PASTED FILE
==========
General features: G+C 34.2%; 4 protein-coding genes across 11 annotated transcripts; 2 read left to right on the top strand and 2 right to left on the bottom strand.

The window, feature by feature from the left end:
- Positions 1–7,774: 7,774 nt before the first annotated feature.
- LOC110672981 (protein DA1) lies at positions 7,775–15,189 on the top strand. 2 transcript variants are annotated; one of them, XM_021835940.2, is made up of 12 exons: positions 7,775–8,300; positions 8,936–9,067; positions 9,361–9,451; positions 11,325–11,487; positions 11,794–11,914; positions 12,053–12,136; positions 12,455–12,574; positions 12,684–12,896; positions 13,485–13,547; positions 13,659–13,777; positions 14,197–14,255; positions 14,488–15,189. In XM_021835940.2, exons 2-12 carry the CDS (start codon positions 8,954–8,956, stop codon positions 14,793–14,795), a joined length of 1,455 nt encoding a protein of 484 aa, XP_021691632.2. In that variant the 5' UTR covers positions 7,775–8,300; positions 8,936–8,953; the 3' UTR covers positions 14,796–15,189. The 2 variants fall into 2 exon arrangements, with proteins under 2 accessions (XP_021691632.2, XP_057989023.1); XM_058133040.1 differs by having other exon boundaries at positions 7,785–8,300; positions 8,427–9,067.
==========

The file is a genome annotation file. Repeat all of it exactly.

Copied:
General features: G+C 34.2%; 4 protein-coding genes across 11 annotated transcripts; 2 read left to right on the top strand and 2 right to left on the bottom strand.

The window, feature by feature from the left end:
- Positions 1–7,774: 7,774 nt before the first annotated feature.
- LOC110672981 (protein DA1) lies at positions 7,775–15,189 on the top strand. 2 transcript variants are annotated; one of them, XM_021835940.2, is made up of 12 exons: positions 7,775–8,300; positions 8,936–9,067; positions 9,361–9,451; positions 11,325–11,487; positions 11,794–11,914; positions 12,053–12,136; positions 12,455–12,574; positions 12,684–12,896; positions 13,485–13,547; positions 13,659–13,777; positions 14,197–14,255; positions 14,488–15,189. In XM_021835940.2, exons 2-12 carry the CDS (start codon positions 8,954–8,956, stop codon positions 14,793–14,795), a joined length of 1,455 nt encoding a protein of 484 aa, XP_021691632.2. In that variant the 5' UTR covers positions 7,775–8,300; positions 8,936–8,953; the 3' UTR covers positions 14,796–15,189. The 2 variants fall into 2 exon arrangements, with proteins under 2 accessions (XP_021691632.2, XP_057989023.1); XM_058133040.1 differs by having other exon boundaries at positions 7,785–8,300; positions 8,427–9,067.